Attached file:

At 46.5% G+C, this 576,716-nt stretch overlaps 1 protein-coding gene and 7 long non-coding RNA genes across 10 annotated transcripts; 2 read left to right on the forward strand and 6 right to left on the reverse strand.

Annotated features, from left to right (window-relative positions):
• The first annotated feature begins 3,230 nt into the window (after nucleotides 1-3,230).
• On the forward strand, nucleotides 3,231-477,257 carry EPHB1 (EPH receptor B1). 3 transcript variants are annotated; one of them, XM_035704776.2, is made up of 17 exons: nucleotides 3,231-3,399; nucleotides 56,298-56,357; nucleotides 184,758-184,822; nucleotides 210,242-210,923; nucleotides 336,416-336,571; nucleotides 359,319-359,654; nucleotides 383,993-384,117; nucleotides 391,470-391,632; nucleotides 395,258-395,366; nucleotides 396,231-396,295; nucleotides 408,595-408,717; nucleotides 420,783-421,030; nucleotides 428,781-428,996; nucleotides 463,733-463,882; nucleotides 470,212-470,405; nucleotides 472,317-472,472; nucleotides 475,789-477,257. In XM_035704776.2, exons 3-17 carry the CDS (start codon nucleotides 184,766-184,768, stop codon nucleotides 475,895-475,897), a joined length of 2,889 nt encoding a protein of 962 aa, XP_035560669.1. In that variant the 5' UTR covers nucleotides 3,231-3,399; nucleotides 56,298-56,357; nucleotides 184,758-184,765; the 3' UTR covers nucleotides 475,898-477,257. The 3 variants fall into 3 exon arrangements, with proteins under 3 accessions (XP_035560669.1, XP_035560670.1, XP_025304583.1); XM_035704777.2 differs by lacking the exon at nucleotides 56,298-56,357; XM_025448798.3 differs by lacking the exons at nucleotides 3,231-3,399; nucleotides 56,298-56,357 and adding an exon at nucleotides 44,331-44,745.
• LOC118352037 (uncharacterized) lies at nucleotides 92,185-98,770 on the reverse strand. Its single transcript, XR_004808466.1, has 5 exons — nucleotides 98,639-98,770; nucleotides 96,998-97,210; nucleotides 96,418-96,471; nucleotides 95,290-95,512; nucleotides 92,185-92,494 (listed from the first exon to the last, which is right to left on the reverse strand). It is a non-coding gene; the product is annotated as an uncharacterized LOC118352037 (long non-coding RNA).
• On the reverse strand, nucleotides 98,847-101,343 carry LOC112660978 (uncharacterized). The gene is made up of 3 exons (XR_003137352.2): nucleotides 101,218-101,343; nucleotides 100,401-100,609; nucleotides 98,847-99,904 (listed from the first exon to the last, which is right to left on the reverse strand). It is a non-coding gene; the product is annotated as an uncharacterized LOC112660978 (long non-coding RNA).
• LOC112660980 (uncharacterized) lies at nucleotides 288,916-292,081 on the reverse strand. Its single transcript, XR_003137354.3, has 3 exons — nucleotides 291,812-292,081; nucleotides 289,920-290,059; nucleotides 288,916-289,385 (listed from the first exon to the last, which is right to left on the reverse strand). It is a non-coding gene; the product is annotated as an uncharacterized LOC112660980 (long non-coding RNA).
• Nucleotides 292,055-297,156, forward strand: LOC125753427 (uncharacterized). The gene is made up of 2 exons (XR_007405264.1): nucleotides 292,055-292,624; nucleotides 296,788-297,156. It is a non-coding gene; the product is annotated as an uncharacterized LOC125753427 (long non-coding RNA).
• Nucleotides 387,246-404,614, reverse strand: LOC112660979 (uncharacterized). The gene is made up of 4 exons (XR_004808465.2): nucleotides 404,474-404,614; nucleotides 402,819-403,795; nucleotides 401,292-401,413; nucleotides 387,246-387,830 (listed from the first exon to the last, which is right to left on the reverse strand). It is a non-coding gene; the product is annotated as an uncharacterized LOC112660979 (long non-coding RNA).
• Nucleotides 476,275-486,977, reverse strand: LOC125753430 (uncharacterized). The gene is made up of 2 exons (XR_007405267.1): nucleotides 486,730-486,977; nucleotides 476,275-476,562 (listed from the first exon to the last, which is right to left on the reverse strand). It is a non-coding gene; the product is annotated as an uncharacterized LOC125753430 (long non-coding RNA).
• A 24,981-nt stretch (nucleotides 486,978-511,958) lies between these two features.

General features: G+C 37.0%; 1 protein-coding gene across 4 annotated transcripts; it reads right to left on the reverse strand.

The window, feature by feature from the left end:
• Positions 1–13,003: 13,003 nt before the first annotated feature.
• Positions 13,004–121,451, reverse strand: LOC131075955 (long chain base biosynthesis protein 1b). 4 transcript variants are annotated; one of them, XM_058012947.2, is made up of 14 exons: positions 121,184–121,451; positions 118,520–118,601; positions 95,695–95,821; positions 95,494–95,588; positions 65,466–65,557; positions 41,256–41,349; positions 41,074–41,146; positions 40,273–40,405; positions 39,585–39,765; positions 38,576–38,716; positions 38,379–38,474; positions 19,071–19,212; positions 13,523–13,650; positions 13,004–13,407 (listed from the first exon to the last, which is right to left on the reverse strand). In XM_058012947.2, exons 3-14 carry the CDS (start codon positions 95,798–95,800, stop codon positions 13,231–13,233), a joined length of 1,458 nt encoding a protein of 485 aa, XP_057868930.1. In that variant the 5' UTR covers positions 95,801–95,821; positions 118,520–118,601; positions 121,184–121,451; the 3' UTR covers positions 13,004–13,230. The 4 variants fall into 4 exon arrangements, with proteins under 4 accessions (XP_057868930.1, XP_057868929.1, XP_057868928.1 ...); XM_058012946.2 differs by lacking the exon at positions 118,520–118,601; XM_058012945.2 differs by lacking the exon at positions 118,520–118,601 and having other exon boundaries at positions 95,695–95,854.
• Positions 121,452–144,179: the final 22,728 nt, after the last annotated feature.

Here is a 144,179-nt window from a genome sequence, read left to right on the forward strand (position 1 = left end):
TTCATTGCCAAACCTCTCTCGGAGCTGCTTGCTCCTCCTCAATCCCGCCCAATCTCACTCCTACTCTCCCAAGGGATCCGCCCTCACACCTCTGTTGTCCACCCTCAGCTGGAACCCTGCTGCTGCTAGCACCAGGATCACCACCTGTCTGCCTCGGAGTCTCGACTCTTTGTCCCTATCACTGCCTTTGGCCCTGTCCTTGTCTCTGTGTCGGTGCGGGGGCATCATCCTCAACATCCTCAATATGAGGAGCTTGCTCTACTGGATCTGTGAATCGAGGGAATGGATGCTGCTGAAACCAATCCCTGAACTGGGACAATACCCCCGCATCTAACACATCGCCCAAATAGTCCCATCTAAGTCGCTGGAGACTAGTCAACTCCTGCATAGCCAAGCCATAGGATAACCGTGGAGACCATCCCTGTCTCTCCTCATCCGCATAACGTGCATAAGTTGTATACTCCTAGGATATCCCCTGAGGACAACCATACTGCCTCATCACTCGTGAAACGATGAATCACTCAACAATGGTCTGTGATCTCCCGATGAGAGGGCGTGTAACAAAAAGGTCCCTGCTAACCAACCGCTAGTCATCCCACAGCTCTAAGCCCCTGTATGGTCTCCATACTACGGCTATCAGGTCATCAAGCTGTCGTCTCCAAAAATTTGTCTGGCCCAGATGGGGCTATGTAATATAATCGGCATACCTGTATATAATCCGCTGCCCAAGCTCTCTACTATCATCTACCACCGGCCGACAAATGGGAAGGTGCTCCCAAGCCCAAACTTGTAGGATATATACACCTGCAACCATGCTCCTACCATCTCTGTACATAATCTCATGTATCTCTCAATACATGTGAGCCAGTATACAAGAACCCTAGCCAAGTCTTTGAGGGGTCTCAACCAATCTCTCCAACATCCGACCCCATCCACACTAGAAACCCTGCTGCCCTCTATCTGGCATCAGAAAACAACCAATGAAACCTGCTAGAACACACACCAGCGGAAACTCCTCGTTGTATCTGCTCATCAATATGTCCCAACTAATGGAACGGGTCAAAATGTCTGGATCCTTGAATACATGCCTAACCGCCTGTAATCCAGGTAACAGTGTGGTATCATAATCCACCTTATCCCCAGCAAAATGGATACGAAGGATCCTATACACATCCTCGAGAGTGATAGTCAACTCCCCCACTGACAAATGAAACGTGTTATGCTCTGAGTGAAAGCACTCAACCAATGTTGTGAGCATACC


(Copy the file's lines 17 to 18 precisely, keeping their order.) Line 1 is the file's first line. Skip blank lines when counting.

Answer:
Here is a 144,179-nt window from a genome sequence, read left to right on the forward strand (position 1 = left end):
TTCATTGCCAAACCTCTCTCGGAGCTGCTTGCTCCTCCTCAATCCCGCCCAATCTCACTCCTACTCTCCCAAGGGATCCGCCCTCACACCTCTGTTGTCCACCCTCAGCTGGAACCCTGCTGCTGCTAGCACCAGGATCACCACCTGTCTGCCTCGGAGTCTCGACTCTTTGTCCCTATCACTGCCTTTGGCCCTGTCCTTGTCTCTGTGTCGGTGCGGGGGCATCATCCTCAACATCCTCAATATGAGGAGCTTGCTCTACTGGATCTGTGAATCGAGGGAATGGATGCTGCTGAAACCAATCCCTGAACTGGGACAATACCCCCGCATCTAACACATCGCCCAAATAGTCCCATCTAAGTCGCTGGAGACTAGTCAACTCCTGCATAGCCAAGCCATAGGATAACCGTGGAGACCATCCCTGTCTCTCCTCATCCGCATAACGTGCATAAGTTGTATACTCCTAGGATATCCCCTGAGGACAACCATACTGCCTCATCACTCGTGAAACGATGAATCACTCAACAATGGTCTGTGATCTCCCGATGAGAGGGCGTGTAACAAAAAGGTCCCTGCTAACCAACCGCTAGTCATCCCACAGCTCTAAGCCCCTGTATGGTCTCCATACTACGGCTATCAGGTCATCAAGCTGTCGTCTCCAAAAATTTGTCTGGCCCAGATGGGGCTATGTAATATAATCGGCATACCTGTATATAATCCGCTGCCCAAGCTCTCTACTATCATCTACCACCGGCCGACAAATGGGAAGGTGCTCCCAAGCCCAAACTTGTAGGATATATACACCTGCAACCATGCTCCTACCATCTCTGTACATAATCTCATGTATCTCTCAATACATGTGAGCCAGTATACAAGAACCCTAGCCAAGTCTTTGAGGGGTCTCAACCAATCTCTCCAACATCCGACCCCATCCACACTAGAAACCCTGCTGCCCTCTATCTGGCATCAGAAAACAACCAATGAAACCTGCTAGAACACACACCAGCGGAAACTCCTCGTTGTATCTGCTCATCAATATGTCCCAACTAATGGAACGGGTCAAAATGTCTGGATCCTTGAATACATGCCTAACCGCCTGTAATCCAGGTAACAGTGTGGTATCATAATCCACCTTATCCCCAGCAAAATGGATACGAAGGATCCTATACACATCCTCGAGAGTGATAGTCAACTCCCCCACTGACAAATGAAACGTGTTATGCTCTGAGTGAAAGCACTCAACCAATGTTGTGAGCATACC